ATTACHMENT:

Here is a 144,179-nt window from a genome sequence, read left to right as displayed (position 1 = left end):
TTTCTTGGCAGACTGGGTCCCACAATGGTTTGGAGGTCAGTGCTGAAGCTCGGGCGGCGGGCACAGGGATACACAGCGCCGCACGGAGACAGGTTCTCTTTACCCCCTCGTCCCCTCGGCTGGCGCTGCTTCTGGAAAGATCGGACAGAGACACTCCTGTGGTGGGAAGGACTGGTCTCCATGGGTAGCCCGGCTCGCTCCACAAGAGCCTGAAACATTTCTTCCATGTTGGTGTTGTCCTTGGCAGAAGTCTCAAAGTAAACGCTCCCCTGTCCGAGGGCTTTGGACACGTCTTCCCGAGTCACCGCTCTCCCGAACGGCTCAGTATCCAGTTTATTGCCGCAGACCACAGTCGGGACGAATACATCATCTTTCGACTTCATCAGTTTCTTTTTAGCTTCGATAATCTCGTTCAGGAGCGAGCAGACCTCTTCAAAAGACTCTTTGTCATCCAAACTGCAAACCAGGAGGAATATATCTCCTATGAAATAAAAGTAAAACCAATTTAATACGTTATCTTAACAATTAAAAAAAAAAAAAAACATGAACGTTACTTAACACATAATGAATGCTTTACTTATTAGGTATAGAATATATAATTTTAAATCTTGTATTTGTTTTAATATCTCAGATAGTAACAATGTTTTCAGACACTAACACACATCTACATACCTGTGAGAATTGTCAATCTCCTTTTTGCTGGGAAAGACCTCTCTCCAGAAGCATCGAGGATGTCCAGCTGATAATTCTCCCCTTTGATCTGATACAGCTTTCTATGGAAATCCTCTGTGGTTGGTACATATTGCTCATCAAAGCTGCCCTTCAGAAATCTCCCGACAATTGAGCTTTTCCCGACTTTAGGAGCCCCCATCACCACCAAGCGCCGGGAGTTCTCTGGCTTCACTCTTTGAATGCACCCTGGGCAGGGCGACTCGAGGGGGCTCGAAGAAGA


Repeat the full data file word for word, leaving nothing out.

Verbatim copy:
Here is a 144,179-nt window from a genome sequence, read left to right as displayed (position 1 = left end):
TTTCTTGGCAGACTGGGTCCCACAATGGTTTGGAGGTCAGTGCTGAAGCTCGGGCGGCGGGCACAGGGATACACAGCGCCGCACGGAGACAGGTTCTCTTTACCCCCTCGTCCCCTCGGCTGGCGCTGCTTCTGGAAAGATCGGACAGAGACACTCCTGTGGTGGGAAGGACTGGTCTCCATGGGTAGCCCGGCTCGCTCCACAAGAGCCTGAAACATTTCTTCCATGTTGGTGTTGTCCTTGGCAGAAGTCTCAAAGTAAACGCTCCCCTGTCCGAGGGCTTTGGACACGTCTTCCCGAGTCACCGCTCTCCCGAACGGCTCAGTATCCAGTTTATTGCCGCAGACCACAGTCGGGACGAATACATCATCTTTCGACTTCATCAGTTTCTTTTTAGCTTCGATAATCTCGTTCAGGAGCGAGCAGACCTCTTCAAAAGACTCTTTGTCATCCAAACTGCAAACCAGGAGGAATATATCTCCTATGAAATAAAAGTAAAACCAATTTAATACGTTATCTTAACAATTAAAAAAAAAAAAAAACATGAACGTTACTTAACACATAATGAATGCTTTACTTATTAGGTATAGAATATATAATTTTAAATCTTGTATTTGTTTTAATATCTCAGATAGTAACAATGTTTTCAGACACTAACACACATCTACATACCTGTGAGAATTGTCAATCTCCTTTTTGCTGGGAAAGACCTCTCTCCAGAAGCATCGAGGATGTCCAGCTGATAATTCTCCCCTTTGATCTGATACAGCTTTCTATGGAAATCCTCTGTGGTTGGTACATATTGCTCATCAAAGCTGCCCTTCAGAAATCTCCCGACAATTGAGCTTTTCCCGACTTTAGGAGCCCCCATCACCACCAAGCGCCGGGAGTTCTCTGGCTTCACTCTTTGAATGCACCCTGGGCAGGGCGACTCGAGGGGGCTCGAAGAAGA